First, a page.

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Few-Shot Recalibration of Language Models

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Recent work has uncovered promising ways to extract well-calibrated confidence estimates from language models (LMs), where the model's confidence score reflects how likely it is to be correct. However, while LMs may appear well-calibrated over broad distributions, this often hides significant miscalibration within narrower slices (e.g., systemic over-confidence in math can balance out systemic under-confidence in history, yielding perfect calibration in aggregate). To attain well-calibrated confidence estimates for any slice of a distribution, we propose a new framework for few-shot slice-specific recalibration. Specifically, we train a recalibration model that takes in a few unlabeled examples from any given slice and predicts a curve that remaps confidence scores to be more accurate for that slice. Our trained model can recalibrate for arbitrary new slices, without using any labeled data from that slice. This enables us to identify domain-specific confidence thresholds above which the LM's predictions can be trusted, and below which it should abstain. Experiments show that our few-shot recalibrator consistently outperforms existing calibration methods, for instance improving calibration error for PaLM2-Large on MMLU by 16%, as compared to temperature scaling.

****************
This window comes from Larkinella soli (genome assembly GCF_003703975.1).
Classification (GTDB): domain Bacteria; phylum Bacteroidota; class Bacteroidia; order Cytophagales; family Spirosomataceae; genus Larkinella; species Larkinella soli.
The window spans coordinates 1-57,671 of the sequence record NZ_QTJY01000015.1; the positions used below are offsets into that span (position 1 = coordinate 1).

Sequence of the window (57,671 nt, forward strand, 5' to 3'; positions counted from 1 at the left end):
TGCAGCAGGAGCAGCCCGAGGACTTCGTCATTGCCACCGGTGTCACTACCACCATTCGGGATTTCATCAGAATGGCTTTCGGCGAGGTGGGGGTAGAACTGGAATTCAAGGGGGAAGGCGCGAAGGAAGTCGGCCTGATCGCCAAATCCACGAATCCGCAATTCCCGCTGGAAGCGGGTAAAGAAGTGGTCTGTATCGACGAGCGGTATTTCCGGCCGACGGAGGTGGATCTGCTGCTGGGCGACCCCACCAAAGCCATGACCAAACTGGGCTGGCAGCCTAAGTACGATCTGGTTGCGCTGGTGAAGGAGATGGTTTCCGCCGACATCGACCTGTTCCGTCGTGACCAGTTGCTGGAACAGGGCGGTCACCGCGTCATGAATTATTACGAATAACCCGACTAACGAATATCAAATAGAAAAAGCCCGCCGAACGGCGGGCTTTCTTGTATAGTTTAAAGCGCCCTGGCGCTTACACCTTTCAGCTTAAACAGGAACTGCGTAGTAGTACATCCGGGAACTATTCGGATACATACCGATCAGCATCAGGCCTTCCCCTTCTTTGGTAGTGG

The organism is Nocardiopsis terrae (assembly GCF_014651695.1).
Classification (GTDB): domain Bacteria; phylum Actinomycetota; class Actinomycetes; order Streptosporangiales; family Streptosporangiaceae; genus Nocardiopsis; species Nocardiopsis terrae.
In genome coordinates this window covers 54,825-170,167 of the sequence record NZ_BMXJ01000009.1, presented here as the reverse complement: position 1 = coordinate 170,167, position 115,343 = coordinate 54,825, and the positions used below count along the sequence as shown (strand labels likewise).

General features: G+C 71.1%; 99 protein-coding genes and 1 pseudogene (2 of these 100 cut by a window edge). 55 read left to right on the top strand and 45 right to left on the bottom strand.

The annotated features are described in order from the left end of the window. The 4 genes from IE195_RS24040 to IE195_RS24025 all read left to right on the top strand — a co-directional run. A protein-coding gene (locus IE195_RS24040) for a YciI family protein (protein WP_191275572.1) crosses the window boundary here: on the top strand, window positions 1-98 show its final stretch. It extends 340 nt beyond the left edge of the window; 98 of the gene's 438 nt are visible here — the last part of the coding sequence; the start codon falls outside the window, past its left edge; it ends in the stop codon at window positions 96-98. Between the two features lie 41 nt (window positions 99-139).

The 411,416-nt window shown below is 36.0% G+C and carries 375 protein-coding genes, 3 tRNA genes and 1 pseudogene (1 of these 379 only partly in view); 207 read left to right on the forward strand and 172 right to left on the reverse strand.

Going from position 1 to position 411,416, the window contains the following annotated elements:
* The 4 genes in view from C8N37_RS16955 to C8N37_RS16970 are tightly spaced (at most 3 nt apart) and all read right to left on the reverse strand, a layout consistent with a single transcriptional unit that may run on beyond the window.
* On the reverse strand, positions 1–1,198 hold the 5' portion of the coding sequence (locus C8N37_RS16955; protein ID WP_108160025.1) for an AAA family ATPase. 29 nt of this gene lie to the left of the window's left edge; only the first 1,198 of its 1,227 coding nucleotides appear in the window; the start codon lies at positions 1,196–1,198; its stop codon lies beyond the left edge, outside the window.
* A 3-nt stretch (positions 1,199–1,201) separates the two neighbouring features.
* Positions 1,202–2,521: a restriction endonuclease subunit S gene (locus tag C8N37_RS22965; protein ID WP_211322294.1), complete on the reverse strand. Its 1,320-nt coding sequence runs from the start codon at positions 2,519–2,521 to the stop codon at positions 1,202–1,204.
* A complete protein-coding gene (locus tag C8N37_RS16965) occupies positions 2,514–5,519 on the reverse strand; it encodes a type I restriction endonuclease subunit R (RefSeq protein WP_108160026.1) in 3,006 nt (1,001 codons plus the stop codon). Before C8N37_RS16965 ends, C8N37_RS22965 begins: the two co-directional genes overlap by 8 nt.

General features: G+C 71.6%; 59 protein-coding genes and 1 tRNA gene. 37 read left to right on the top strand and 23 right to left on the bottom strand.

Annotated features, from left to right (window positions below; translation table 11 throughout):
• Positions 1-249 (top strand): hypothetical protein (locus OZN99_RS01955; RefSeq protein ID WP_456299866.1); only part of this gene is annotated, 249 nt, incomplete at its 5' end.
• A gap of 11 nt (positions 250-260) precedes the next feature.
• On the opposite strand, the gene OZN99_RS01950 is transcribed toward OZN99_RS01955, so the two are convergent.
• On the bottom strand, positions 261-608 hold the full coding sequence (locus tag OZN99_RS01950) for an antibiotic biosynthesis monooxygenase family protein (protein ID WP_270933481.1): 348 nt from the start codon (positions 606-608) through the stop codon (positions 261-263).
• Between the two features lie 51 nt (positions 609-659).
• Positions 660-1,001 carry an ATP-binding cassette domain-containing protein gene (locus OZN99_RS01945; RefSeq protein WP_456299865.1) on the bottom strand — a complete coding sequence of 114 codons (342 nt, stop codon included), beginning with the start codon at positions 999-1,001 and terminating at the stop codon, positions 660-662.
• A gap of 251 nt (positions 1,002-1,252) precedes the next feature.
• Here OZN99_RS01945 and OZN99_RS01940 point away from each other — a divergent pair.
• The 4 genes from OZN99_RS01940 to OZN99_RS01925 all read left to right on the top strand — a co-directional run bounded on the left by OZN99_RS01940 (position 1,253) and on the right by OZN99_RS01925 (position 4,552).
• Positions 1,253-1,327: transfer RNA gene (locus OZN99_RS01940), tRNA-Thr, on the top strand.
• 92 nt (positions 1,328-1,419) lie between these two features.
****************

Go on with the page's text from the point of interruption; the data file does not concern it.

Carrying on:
Xiang Lisa Li, Urvashi Khandelwal, Kelvin Guu